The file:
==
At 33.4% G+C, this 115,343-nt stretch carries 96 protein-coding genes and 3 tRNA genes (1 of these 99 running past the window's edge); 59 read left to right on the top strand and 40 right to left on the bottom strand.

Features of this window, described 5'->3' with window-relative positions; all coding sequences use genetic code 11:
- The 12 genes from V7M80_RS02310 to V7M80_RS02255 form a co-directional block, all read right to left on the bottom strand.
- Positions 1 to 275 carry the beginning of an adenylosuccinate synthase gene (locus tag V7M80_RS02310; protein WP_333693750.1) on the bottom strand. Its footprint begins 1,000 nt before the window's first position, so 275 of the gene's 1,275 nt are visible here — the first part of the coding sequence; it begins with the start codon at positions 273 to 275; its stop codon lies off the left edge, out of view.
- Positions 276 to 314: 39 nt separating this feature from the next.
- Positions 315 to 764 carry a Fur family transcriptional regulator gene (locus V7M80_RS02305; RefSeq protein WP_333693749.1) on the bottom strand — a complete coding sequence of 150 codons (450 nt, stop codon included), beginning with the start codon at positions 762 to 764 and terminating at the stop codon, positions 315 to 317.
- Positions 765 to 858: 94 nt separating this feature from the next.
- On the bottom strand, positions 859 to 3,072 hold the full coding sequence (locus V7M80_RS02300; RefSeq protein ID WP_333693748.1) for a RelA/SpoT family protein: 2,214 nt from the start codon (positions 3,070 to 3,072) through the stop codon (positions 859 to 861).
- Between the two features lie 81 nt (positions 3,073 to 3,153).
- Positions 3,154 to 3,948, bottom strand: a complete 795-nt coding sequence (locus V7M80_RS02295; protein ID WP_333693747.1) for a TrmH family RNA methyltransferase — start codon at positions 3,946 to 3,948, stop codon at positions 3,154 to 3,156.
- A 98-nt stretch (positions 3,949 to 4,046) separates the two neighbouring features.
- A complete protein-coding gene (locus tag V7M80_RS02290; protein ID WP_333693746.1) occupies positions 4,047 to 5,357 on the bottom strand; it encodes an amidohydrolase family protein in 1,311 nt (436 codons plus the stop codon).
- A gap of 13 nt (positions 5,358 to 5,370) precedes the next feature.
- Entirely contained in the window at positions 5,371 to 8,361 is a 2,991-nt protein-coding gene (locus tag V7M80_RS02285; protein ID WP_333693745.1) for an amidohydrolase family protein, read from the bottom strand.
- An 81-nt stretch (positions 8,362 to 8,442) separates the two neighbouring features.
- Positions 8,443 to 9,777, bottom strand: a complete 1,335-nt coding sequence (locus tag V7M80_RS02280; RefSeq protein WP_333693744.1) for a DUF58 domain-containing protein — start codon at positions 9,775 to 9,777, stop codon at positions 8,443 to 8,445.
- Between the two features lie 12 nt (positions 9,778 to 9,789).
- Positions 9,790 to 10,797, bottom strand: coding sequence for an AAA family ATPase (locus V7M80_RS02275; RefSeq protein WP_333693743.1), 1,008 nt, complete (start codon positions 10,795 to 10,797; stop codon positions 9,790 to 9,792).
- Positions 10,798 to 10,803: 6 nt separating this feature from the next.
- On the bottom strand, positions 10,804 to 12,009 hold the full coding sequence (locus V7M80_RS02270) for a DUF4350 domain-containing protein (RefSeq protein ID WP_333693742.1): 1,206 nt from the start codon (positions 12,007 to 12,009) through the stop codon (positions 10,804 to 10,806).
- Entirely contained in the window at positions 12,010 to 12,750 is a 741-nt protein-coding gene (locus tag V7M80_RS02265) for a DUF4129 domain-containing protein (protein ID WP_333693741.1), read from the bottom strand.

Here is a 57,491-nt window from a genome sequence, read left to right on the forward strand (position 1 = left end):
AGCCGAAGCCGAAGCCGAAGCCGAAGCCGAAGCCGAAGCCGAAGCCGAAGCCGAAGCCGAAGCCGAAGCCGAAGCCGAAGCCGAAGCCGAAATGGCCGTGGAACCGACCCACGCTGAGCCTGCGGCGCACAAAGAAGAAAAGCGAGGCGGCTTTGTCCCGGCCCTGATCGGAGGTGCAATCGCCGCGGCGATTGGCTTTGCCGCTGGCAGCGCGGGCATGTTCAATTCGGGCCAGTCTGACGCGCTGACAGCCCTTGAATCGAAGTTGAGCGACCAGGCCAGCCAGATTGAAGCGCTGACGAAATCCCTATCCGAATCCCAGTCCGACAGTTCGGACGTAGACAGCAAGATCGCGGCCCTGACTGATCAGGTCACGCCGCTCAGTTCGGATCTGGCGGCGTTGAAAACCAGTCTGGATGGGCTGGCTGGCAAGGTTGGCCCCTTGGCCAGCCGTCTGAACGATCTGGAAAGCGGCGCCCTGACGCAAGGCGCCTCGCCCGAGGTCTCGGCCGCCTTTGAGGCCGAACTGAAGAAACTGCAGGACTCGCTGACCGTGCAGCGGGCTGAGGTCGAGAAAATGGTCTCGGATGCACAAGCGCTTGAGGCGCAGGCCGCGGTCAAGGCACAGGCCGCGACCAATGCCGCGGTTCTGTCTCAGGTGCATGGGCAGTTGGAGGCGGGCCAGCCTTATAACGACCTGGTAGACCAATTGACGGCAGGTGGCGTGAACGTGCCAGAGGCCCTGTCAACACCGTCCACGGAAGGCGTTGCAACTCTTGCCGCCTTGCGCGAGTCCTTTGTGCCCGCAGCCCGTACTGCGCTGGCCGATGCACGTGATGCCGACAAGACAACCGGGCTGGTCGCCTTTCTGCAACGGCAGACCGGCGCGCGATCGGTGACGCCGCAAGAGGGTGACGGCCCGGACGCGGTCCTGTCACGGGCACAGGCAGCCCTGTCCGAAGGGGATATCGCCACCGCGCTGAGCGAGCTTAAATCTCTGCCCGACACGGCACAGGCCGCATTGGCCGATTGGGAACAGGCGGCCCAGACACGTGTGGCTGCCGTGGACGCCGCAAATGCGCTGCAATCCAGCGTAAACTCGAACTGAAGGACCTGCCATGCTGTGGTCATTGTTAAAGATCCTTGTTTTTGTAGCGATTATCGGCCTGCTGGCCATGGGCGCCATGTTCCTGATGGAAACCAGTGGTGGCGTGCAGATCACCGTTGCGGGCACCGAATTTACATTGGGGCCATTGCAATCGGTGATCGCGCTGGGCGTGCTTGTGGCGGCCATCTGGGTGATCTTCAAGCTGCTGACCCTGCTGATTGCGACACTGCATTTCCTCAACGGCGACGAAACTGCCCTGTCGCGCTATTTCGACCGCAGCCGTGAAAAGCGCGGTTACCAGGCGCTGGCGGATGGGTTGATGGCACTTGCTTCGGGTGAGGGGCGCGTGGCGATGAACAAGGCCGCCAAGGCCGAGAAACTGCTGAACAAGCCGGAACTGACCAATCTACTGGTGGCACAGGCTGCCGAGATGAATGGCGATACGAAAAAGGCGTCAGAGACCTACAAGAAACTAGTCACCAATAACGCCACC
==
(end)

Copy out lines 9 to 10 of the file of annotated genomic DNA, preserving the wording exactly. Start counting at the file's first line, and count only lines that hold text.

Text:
- Between the two features lie 81 nt (positions 3,073 to 3,153).
- Positions 3,154 to 3,948, bottom strand: a complete 795-nt coding sequence (locus V7M80_RS02295; protein ID WP_333693747.1) for a TrmH family RNA methyltransferase — start codon at positions 3,946 to 3,948, stop codon at positions 3,154 to 3,156.